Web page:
However, Mobo doesn’t want to cause the stylist any harm. “It’s her living and her career. She’s talented. I know how hard it is to make a living in fashion. I think I’ve made my point and that’s enough.”

Mobo’s story isn’t unique. Designers, especially new ones who are desperate to get exposure, are often victimized by errant stylists, who either make false promises or, worse, never return the borrowed clothes (pullouts, in industry parlance). Or, if the clothes are returned at all, they’re badly damaged.

Mobo received multiple messages from other designers eager to share their own horror stories with stylists, he told us. An unlikely caller was Dubai-based Michael Cinco, who told him of his own experiences with Manila stylists.

Cinco told Lifestyle that another popular stylist borrowed a dress from him for a local star’s concert five years ago. Cinco had to custom-make the dress and even paid for the shipment.

The stylist never returned it. Cinco never worked with that stylist again until recently —and only because it was the stylist’s actress-client who contacted him directly.


Designers, especially upstarts, often fall prey because they’re eager to see their clothes worn by celebrities and hopefully get clients that way, said Cinco. In his efforts to break into the Hollywood circuit, Cinco himself had been victimized by stylists who borrowed couture pieces for stars that were never returned.

“You put in a lot of time, money and effort into creating a couture piece that you will never see again. You have to ask yourself, is it worth it?” Cinco said.

“Designers rely on stylists for exposure, but it should be give and take. They should take responsibility for the borrowed clothes. When we hand over the dresses, they’re packed with care and respect.”

Like Mobo, Cinco doesn’t make stylists sign a borrower’s contract because “it’s all about trust.” The arrangement between designer and stylist is often informal.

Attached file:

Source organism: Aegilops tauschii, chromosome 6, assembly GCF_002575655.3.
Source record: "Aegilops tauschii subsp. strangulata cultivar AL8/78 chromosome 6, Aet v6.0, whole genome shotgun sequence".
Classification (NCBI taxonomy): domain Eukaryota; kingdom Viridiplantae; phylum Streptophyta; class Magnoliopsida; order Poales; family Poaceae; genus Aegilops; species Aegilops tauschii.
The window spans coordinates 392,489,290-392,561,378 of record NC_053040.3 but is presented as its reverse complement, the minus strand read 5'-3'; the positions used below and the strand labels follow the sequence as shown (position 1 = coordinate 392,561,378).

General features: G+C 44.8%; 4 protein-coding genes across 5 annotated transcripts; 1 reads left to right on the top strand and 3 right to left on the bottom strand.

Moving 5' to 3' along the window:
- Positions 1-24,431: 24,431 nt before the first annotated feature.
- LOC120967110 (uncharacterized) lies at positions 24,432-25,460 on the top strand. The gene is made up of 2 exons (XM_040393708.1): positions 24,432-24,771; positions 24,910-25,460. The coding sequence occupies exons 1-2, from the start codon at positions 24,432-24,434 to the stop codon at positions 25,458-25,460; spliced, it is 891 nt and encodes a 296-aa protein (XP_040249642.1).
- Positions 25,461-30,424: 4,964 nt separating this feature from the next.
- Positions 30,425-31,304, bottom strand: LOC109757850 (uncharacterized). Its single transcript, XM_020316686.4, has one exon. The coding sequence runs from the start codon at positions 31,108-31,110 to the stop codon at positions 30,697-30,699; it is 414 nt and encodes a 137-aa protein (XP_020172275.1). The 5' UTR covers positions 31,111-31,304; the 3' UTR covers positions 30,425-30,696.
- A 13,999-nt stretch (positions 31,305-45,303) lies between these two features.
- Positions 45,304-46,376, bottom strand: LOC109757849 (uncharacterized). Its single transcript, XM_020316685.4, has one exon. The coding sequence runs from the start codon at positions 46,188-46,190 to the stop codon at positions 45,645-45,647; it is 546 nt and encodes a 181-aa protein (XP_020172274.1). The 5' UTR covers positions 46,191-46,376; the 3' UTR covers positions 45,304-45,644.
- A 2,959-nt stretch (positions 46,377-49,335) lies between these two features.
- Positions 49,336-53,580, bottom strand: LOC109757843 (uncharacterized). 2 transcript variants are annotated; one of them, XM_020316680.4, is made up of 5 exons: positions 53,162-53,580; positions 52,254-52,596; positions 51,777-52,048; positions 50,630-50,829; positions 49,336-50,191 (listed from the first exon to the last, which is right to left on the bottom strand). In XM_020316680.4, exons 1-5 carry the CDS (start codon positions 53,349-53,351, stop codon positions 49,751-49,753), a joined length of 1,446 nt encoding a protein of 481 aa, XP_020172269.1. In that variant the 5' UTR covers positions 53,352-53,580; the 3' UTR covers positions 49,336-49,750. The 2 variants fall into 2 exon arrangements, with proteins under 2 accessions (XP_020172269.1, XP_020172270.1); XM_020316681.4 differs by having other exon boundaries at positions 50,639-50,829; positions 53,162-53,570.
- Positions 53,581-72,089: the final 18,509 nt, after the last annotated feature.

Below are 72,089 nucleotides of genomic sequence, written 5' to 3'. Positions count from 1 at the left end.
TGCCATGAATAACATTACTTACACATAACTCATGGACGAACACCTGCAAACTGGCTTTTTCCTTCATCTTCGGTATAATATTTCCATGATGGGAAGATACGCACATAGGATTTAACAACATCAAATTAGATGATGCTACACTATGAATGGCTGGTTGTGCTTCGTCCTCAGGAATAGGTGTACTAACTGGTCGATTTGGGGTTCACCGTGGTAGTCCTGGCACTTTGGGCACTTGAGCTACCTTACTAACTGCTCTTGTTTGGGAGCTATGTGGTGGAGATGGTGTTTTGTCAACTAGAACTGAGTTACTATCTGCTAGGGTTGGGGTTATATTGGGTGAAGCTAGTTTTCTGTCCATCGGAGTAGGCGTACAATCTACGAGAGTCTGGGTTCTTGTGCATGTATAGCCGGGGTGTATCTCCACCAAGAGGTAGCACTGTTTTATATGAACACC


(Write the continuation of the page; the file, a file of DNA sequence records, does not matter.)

Cinco said he has learned his lesson, so that now he demands a return plane ticket for his staff whenever a dress is borrowed. “I never ask for money, only a plane ticket, so that my assistant can take back the dress right after the event.”

Cinco cited an incident at the Cannes film festival where a star’s stylist returned his couture piece in a sorry state. “I was so mad I told the stylist and the celebrity to return it in a proper way or I’ll post a picture of it on social media and make them pay. Natakot.”

Cinco was also mortified that Mobo’s dress was being profited from—it was being rented out “for P7,000 and selling for P22,000,” a tag that he saw as a huge devaluation of the Londoner’s brand.

“One of the guys I’ve been mentoring is also a victim,” Mobo said. “They’re so scared of the stylists that he erased all traces of our conversation. I hope they can stop victimizing young designers.”

Another noted designer told Mobo of how he discovered one of his dresses in the storage area of a fashion glossy; the magazine borrowed the dress for a shoot years ago when he was a newbie, and never returned it.

But if such could happen to someone of Mobo’s and Cinco’s stature, what’s to stop unscrupulous entities from doing the same to industry novices? —CHECHE V. MORAL